What Are The Five Main Stages Of The Food Supply Chain?

Since the beginning of the COVID-19 pandemic, more people are talking about the food supply chain than ever. The food supple chain is made up of five stages that describe the process of producing to distributing and consuming food items. With recent events, the food supply chain has become more complex. As a business operator in the food industry, it’s important to understand the food supply chain. Read on to learn more about the five main stages of the food supply chain.

Production Of Raw Material

The first stage of the food supply chain is the production of raw materials. Farmers grow produce, cultivate livestock and harvest materials. This stage of the food supply chain has its own local guidelines that must be followed depending on the product. For example, harvesting wine grapes has its own sustainability legislation that differs from India to Italy. The first stage of the supply chain might also include elements of storage operations before the food is sold or shipped to be processed. The production of raw material is the beginning of the food supply chain.

Processing Material Into A Product To Sell

The second stage of the food supply chain requires a supplier to process the raw materials into something consumers can buy. Many countries have strict safety requirements for food sales. Further, many grocery stores have guidelines for fresh produce that are purely for aesthetics. Processing animal meat is an extensive process that includes the slaughtering, butchering and packaging of different types of livestock. Some plants like wheat must also be processed by milling to create products like flour. This stage also includes packaging, either for consumer use or for the final distributor to receive in bulk. They can also add a trademark number on the products. In short, suppliers take different actions to prepare raw materials for sale in the second stage of the food supply chain.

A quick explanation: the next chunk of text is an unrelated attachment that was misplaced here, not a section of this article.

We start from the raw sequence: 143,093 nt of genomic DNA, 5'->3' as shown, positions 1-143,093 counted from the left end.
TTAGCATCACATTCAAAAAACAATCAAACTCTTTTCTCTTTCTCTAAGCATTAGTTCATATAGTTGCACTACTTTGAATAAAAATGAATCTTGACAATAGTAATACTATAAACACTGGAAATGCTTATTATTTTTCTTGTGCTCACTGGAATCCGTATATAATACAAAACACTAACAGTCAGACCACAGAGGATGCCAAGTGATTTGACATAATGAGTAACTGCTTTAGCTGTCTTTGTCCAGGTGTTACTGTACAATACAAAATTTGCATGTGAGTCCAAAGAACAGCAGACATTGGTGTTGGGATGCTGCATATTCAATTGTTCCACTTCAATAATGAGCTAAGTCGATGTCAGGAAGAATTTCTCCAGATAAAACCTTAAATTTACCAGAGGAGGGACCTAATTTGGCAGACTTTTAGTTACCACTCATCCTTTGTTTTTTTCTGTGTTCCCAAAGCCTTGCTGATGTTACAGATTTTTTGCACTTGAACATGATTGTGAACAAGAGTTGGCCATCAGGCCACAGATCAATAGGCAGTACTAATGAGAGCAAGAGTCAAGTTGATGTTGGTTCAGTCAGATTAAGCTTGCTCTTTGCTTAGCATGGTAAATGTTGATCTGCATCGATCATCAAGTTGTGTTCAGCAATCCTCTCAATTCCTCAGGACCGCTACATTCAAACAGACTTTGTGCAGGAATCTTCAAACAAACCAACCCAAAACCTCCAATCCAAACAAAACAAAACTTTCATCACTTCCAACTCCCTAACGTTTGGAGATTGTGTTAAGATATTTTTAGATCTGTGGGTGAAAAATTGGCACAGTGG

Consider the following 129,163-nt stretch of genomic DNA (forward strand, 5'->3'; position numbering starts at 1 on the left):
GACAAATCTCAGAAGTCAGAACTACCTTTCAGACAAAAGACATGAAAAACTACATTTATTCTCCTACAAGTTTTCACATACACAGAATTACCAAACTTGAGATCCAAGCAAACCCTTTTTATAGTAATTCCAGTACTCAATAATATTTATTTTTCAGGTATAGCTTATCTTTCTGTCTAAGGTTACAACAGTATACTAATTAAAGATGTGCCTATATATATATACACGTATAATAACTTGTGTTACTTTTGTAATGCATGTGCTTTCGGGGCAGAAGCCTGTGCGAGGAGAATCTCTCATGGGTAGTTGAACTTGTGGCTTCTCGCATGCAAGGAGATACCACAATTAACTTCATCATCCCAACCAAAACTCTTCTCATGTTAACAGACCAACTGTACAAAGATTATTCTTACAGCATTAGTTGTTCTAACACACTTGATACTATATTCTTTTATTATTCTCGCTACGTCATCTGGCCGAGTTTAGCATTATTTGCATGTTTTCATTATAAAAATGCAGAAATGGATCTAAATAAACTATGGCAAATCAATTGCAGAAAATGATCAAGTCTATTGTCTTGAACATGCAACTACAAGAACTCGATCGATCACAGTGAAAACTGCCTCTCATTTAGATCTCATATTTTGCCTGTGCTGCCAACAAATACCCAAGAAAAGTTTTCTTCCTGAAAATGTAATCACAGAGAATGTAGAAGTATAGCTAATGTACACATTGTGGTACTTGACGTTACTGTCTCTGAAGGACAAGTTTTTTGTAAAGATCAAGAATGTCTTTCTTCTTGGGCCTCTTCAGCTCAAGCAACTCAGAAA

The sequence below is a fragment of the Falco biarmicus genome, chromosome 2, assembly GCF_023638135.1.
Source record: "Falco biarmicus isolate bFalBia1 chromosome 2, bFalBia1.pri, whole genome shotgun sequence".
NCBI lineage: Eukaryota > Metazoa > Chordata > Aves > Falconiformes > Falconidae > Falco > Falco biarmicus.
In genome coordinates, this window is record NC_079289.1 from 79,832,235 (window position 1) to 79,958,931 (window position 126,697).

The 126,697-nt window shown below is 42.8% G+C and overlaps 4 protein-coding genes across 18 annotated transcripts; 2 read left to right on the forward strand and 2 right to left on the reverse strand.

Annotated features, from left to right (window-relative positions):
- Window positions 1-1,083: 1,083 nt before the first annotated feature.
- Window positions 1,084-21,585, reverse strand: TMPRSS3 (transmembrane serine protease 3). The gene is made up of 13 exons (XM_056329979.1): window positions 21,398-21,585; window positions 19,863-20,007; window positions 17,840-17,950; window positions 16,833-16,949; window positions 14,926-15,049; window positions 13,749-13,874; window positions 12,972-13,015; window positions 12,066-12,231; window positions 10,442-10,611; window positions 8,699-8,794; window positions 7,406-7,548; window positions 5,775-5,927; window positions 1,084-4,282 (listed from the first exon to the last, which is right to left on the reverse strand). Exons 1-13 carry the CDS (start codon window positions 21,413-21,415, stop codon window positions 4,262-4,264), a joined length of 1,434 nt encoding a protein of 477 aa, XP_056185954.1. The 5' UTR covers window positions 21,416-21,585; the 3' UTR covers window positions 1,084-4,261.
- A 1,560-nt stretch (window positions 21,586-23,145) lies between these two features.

Distribution Of the Processed Materials

Next, a distributor will transport the processed material from the processor to the retailer or grocery store. Distributors can ship locally or across countries. Products that expire faster must be quickly transported. Two ways to source products that expire quickly are to accelerate the transportation via air distribution or to use a local producer and processor. Products like grains that take longer to expire are often transported in bulk by ships internationally. This process is tracked and measured by a term “food mile”. The distance from the first step, to the processor through the distributor are all counted towards the food mile total. The distributor is often the most responsible for reducing the amount of total food miles. The third stage of the food chain requires a distributor to ship the processed material to a retailer in the most efficient way possible.

Sale Of The Food Product

Following the distribution to retailers and food service providers, the product must be sold to consumers. Retailers come in a few varieties. They also print booklets to advertise the product, but food is mostly sold in grocery stores, but can also be delivered to consumers via vending machines or restaurants. The food supply chain includes more conventional foods like produce and meats as well as less often thought of products like chocolate bars found in various outlets. At this stage, the final product is presented in a fashion where consumers can directly purchase the product. This stage involves marketing techniques like staging to produce profit. The second to last stage of the food supply chain is the sale of the food product.

Consuming The Product

Finally, the end product is consumed by a customer. This final step is the same as investing in diamonds that can largely influence the way the first four is structured. After all, a food supply chain is responsible for growing and delivering enough food for each household to sustain itself. A consumer’s decisions and needs are the demand for a product The food supply chain will change according to the behavior in this stage. An inefficient supply chain with too much product will create waste. In severe circumstances, a food supply chain with too little product can produce a famine. The final stage of the food supply chain is the use or consumption of the product.

The food supply chain is made up of 5 main stages. First, the raw materials are grown or cultivated and then harvested. Next, they are sent for processing, which creates a product that is ready to be consumed. Third, the ready product is distributed to different outlets. Then, the product is sold to consumers either prepared, or as something ready to cook. Finally, a customer consumes the product after it is finally prepared. The above points demonstrate the five stages of the food supply chain.

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